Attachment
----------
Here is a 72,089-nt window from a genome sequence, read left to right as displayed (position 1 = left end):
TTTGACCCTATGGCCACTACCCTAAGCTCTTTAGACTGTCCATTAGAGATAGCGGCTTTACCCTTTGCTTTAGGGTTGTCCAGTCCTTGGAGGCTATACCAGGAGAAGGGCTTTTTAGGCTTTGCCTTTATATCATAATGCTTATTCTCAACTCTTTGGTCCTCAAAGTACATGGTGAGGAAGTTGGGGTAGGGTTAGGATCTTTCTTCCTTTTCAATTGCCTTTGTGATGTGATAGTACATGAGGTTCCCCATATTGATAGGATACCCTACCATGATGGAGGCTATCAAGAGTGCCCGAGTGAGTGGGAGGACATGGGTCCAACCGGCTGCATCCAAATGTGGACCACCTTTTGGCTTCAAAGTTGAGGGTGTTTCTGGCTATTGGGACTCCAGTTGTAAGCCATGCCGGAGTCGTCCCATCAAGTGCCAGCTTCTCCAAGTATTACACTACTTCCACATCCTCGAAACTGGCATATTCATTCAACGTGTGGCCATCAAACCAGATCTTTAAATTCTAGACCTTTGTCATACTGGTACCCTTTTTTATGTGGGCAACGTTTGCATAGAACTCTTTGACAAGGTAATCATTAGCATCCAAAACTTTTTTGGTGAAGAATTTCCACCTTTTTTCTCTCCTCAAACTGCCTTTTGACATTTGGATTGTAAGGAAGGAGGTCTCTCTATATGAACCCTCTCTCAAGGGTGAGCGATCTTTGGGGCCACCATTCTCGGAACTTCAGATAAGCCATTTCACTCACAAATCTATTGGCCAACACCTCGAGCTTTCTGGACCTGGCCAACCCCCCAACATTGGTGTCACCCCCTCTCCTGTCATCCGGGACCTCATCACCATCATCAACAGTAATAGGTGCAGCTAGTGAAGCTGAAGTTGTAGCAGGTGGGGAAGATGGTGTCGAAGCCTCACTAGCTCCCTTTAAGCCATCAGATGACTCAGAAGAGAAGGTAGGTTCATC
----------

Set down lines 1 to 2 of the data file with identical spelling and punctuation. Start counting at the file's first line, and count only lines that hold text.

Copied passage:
Here is a 72,089-nt window from a genome sequence, read left to right as displayed (position 1 = left end):
TTTGACCCTATGGCCACTACCCTAAGCTCTTTAGACTGTCCATTAGAGATAGCGGCTTTACCCTTTGCTTTAGGGTTGTCCAGTCCTTGGAGGCTATACCAGGAGAAGGGCTTTTTAGGCTTTGCCTTTATATCATAATGCTTATTCTCAACTCTTTGGTCCTCAAAGTACATGGTGAGGAAGTTGGGGTAGGGTTAGGATCTTTCTTCCTTTTCAATTGCCTTTGTGATGTGATAGTACATGAGGTTCCCCATATTGATAGGATACCCTACCATGATGGAGGCTATCAAGAGTGCCCGAGTGAGTGGGAGGACATGGGTCCAACCGGCTGCATCCAAATGTGGACCACCTTTTGGCTTCAAAGTTGAGGGTGTTTCTGGCTATTGGGACTCCAGTTGTAAGCCATGCCGGAGTCGTCCCATCAAGTGCCAGCTTCTCCAAGTATTACACTACTTCCACATCCTCGAAACTGGCATATTCATTCAACGTGTGGCCATCAAACCAGATCTTTAAATTCTAGACCTTTGTCATACTGGTACCCTTTTTTATGTGGGCAACGTTTGCATAGAACTCTTTGACAAGGTAATCATTAGCATCCAAAACTTTTTTGGTGAAGAATTTCCACCTTTTTTCTCTCCTCAAACTGCCTTTTGACATTTGGATTGTAAGGAAGGAGGTCTCTCTATATGAACCCTCTCTCAAGGGTGAGCGATCTTTGGGGCCACCATTCTCGGAACTTCAGATAAGCCATTTCACTCACAAATCTATTGGCCAACACCTCGAGCTTTCTGGACCTGGCCAACCCCCCAACATTGGTGTCACCCCCTCTCCTGTCATCCGGGACCTCATCACCATCATCAACAGTAATAGGTGCAGCTAGTGAAGCTGAAGTTGTAGCAGGTGGGGAAGATGGTGTCGAAGCCTCACTAGCTCCCTTTAAGCCATCAGATGACTCAGAAGAGAAGGTAGGTTCATC